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Classroom in Nepal
Education Plus Development

How educators use assessment data to improve student learning in Nepal: Challenges and solutions

Editor's Note:

This is the fourth post in a series about using data from 21st century skills assessments.

Across all education systems, the main purposes of assessment are the same, though the types of assessment may vary. As discussed in a recent Brookings report, local contexts, such as resources, national priorities, infrastructure, and human resources, affect a country’s approach to using assessment data. In Nepal, one focus of national policy has been on formative assessment—including class, project, and community work and application tasks—as part of the country’s  continuous assessment system in the basic levels (up to grade seven). Starting from grade eight, more standardized and centralized assessments are implemented, such as system-wide examinations in the lower and upper secondary levels.

Challenges and opportunities in learning assessment

Nepal recognizes that to improve children’s learning, the most effective assessment is classroom-based, formative, and continuous. Nepal’s continuous student assessment systems are intended to identify students’ learning achievement, help weaker students, and conduct remedial teaching that encourages learning. However, the policy is difficult to implement for reasons including lack of teachers, large classrooms, and learning disparities.


As is common in developing countries, factors such as large class sizes, educational resources, and work overload impact the proper implementation of continuous assessments. These challenges are compounded by limitations in personnel capacity, such as lack of understanding of cognitive processes behind 21st century skills and limited professional development in assessment practices. At the leadership level, there are also challenges in the planning of formative assessment, which impacts effective implementation in the classroom.

However, some public schools are initiating reforms to enhance assessment practices and improve the use of data for teaching and learning. For example, assessment results may be displayed in the school office and staff rooms, and some schools organize parent meetings after disseminating assessment results to discuss children’s learning and developmental progress. A newly formed local-level government (village and municipal) has also started to use assessment data to concentrate more on students’ learning, which is an improvement on the traditional use of assessment for accountability only. This local-level reform is coupled with a more coherent approach to assessment. Basic-level examinations are conducted at local or municipal levels. To increase the educational quality and assessment practices, local governments are moving to create local examination committees, use standardized tool development, and increase the use of technology in the classroom.

Since 2011, Nepal has implemented a national, sample-based assessment through the National Assessment of Student Achievement program. This assessment program provides a broad summary of learning status at the country level and reports results in various formats for public and technical communications. While useful for informing system-level interventions and policy reforms, to date this data has not been accessible for use by teachers in the classroom.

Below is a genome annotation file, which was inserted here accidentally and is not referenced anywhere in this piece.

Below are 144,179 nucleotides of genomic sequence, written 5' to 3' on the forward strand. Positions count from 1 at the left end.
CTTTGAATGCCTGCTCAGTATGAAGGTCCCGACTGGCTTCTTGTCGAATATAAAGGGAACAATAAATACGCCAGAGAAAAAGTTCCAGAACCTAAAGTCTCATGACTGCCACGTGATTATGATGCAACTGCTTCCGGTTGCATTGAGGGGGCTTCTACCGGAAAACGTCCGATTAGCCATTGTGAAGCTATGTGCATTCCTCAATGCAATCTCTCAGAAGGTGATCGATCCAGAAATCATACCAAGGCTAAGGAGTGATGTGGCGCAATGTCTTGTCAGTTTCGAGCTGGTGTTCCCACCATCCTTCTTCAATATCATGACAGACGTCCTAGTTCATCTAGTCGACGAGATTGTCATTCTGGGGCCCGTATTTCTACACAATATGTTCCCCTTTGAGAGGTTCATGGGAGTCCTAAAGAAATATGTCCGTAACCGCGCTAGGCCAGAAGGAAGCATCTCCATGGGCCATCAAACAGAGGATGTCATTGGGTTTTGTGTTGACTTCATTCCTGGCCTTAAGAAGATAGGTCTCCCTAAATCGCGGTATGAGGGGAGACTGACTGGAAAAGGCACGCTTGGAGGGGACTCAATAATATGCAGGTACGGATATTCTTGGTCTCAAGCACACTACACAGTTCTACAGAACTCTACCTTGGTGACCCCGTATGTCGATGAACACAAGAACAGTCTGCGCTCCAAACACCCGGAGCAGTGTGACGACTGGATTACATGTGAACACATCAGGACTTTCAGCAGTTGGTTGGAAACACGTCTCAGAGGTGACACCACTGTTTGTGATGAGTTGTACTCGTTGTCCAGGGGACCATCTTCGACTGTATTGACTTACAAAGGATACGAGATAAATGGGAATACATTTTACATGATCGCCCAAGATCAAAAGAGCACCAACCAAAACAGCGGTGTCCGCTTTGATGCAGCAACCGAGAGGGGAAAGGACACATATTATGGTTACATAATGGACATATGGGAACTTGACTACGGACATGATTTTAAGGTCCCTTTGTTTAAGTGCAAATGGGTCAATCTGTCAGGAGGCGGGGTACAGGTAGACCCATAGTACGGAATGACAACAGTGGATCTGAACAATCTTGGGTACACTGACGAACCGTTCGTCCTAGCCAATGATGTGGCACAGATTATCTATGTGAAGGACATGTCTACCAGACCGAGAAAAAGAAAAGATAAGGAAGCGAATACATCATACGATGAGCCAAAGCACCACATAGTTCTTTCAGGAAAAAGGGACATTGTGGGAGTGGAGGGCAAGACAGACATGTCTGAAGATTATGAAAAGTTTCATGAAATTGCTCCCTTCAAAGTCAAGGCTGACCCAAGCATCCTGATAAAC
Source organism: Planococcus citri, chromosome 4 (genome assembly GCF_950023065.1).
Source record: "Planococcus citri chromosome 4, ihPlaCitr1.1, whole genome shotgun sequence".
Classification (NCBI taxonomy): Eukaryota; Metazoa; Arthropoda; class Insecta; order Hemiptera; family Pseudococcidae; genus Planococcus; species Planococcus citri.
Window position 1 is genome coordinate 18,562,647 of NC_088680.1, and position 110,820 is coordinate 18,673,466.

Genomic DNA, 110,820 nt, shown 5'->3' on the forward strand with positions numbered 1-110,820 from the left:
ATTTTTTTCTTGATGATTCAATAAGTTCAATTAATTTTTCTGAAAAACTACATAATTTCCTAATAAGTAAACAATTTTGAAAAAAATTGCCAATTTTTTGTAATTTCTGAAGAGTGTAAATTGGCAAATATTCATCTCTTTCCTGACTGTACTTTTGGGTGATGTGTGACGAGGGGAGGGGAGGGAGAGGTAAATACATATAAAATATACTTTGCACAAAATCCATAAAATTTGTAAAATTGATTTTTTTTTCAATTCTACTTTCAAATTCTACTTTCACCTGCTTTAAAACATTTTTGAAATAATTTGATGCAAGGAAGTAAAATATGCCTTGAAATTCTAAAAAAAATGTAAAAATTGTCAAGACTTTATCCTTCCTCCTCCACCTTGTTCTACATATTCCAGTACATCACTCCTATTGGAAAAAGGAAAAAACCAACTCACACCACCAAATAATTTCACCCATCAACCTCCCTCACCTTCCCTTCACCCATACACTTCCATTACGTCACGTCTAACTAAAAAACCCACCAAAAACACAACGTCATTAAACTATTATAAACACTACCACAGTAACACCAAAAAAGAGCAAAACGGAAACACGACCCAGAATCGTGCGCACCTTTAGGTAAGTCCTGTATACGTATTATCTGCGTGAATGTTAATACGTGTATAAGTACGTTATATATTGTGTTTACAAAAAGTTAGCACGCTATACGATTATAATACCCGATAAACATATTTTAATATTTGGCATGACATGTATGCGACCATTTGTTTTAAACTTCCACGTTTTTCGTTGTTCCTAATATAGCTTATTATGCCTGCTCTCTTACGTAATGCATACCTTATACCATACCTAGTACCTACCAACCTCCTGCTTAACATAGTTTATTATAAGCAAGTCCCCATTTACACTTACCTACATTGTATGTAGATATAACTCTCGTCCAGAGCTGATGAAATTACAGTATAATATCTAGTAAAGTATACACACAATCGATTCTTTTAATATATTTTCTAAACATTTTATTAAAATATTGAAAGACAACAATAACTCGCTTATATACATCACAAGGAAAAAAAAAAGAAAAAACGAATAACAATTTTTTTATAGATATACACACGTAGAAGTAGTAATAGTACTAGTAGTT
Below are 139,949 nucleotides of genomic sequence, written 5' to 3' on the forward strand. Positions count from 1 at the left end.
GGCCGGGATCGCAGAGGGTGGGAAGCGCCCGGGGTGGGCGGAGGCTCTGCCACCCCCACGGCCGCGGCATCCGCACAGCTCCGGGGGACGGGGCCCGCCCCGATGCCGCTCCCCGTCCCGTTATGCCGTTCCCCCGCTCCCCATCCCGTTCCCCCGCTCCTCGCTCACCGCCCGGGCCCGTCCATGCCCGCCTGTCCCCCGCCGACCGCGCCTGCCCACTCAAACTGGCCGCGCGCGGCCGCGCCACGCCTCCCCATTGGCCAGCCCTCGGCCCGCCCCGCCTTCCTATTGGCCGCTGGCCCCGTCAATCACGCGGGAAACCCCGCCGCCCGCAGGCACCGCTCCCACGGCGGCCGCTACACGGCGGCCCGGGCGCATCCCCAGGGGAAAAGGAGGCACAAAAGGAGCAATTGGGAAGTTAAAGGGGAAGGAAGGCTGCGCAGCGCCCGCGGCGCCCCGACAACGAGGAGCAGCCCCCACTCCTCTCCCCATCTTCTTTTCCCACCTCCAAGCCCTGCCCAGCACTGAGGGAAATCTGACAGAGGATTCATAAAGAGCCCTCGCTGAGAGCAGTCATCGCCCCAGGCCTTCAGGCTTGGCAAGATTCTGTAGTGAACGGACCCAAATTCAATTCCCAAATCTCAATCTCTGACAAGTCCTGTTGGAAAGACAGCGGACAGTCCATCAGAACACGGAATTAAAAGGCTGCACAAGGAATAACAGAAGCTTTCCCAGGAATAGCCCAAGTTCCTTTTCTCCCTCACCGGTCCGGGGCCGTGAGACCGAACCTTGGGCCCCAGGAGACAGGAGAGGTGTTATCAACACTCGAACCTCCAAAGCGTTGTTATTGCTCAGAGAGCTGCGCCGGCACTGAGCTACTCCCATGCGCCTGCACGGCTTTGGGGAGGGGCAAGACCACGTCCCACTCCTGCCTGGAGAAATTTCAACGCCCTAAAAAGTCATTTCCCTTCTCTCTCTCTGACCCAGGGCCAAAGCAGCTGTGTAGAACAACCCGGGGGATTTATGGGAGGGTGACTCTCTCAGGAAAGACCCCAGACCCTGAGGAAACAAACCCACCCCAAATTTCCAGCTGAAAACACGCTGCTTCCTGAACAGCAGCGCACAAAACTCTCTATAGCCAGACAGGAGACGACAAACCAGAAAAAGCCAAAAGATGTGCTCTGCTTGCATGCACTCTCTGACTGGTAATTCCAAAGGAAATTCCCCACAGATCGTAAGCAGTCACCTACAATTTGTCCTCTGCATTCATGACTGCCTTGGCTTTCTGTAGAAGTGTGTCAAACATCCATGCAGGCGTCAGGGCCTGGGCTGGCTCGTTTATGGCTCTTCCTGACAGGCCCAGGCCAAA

More work to do

There is still much work to do in Nepal. The formal learning system is largely dominated by prescribed curriculums and textbooks, and the majority of teachers depend on textbooks for teaching and assessment. The educational assessment systems still largely rely on traditional paper-and-pencil tests. In addition, school-based assessments and public examinations mainly focus on content knowledge rather than on skills and processes. Assessment of 21st century skills is still uncommon, similar to other developing countries in the region, as reflected in a 2016 study by UNESCO-NEQMAP. Assessment practices are strongly influenced by the prescribed national assessment frameworks, which reduces the flexibility of schools and teachers in developing their own classroom assessments and practices. Many teachers still have the mindset that summative assessments are the only means to qualify student achievement, and most parents are focused on the grades and not comprehensive feedback on their children’s learning.

Assessment should be used to improve learning, as well as to improve teaching practices in classrooms. Fortunately, there have been signs of change: Many government schools are starting to use classroom-based assessment as part of a quick feedback system, and teachers are using past assessment questions to understand skills that can be generalized to other tasks.

Nepal’s use of assessment data to improve learning and teaching practices in the classroom highlights the challenges in getting teachers to understand the skills being measured, effectively use assessment data, and implement policy interventions. However, small changes currently underway have the potential to change assessment practices and data use in the future, and are slowly being encouraged in a bottom-up approach—starting from the classroom and school.

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